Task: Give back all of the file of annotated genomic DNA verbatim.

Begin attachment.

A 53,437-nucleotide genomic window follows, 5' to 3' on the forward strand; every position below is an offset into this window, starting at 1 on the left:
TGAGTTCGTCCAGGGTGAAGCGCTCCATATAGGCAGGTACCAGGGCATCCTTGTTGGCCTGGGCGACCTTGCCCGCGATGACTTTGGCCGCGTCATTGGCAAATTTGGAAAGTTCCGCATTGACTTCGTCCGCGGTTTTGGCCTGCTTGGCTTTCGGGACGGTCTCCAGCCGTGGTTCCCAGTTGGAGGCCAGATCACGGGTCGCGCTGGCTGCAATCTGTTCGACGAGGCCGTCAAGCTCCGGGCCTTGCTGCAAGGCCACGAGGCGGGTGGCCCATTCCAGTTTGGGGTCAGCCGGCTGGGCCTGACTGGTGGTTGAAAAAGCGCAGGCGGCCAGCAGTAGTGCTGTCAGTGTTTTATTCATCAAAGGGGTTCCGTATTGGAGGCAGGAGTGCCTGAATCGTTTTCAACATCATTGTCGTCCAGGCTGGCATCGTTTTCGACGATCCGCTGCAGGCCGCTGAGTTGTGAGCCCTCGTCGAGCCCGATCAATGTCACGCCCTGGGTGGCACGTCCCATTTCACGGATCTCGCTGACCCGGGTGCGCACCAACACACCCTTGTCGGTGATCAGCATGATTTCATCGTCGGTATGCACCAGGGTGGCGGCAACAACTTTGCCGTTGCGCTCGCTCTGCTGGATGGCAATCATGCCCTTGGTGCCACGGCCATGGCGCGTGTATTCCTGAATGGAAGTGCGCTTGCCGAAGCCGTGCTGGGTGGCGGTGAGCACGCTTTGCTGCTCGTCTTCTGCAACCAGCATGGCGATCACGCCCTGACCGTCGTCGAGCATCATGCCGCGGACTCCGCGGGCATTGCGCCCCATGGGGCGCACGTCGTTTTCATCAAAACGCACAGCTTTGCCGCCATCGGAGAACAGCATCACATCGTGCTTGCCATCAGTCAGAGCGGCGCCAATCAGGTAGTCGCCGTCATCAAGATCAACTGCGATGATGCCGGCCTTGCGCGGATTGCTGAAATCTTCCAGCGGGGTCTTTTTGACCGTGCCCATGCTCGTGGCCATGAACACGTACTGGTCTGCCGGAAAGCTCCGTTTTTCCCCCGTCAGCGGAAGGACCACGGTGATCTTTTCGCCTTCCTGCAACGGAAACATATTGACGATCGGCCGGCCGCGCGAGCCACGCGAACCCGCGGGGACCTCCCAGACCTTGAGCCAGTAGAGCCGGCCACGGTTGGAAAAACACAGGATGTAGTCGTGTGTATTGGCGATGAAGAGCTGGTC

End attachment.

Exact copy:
A 53,437-nucleotide genomic window follows, 5' to 3' on the forward strand; every position below is an offset into this window, starting at 1 on the left:
TGAGTTCGTCCAGGGTGAAGCGCTCCATATAGGCAGGTACCAGGGCATCCTTGTTGGCCTGGGCGACCTTGCCCGCGATGACTTTGGCCGCGTCATTGGCAAATTTGGAAAGTTCCGCATTGACTTCGTCCGCGGTTTTGGCCTGCTTGGCTTTCGGGACGGTCTCCAGCCGTGGTTCCCAGTTGGAGGCCAGATCACGGGTCGCGCTGGCTGCAATCTGTTCGACGAGGCCGTCAAGCTCCGGGCCTTGCTGCAAGGCCACGAGGCGGGTGGCCCATTCCAGTTTGGGGTCAGCCGGCTGGGCCTGACTGGTGGTTGAAAAAGCGCAGGCGGCCAGCAGTAGTGCTGTCAGTGTTTTATTCATCAAAGGGGTTCCGTATTGGAGGCAGGAGTGCCTGAATCGTTTTCAACATCATTGTCGTCCAGGCTGGCATCGTTTTCGACGATCCGCTGCAGGCCGCTGAGTTGTGAGCCCTCGTCGAGCCCGATCAATGTCACGCCCTGGGTGGCACGTCCCATTTCACGGATCTCGCTGACCCGGGTGCGCACCAACACACCCTTGTCGGTGATCAGCATGATTTCATCGTCGGTATGCACCAGGGTGGCGGCAACAACTTTGCCGTTGCGCTCGCTCTGCTGGATGGCAATCATGCCCTTGGTGCCACGGCCATGGCGCGTGTATTCCTGAATGGAAGTGCGCTTGCCGAAGCCGTGCTGGGTGGCGGTGAGCACGCTTTGCTGCTCGTCTTCTGCAACCAGCATGGCGATCACGCCCTGACCGTCGTCGAGCATCATGCCGCGGACTCCGCGGGCATTGCGCCCCATGGGGCGCACGTCGTTTTCATCAAAACGCACAGCTTTGCCGCCATCGGAGAACAGCATCACATCGTGCTTGCCATCAGTCAGAGCGGCGCCAATCAGGTAGTCGCCGTCATCAAGATCAACTGCGATGATGCCGGCCTTGCGCGGATTGCTGAAATCTTCCAGCGGGGTCTTTTTGACCGTGCCCATGCTCGTGGCCATGAACACGTACTGGTCTGCCGGAAAGCTCCGTTTTTCCCCCGTCAGCGGAAGGACCACGGTGATCTTTTCGCCTTCCTGCAACGGAAACATATTGACGATCGGCCGGCCGCGCGAGCCACGCGAACCCGCGGGGACCTCCCAGACCTTGAGCCAGTAGAGCCGGCCACGGTTGGAAAAACACAGGATGTAGTCGTGTGTATTGGCGATGAAGAGCTGGTC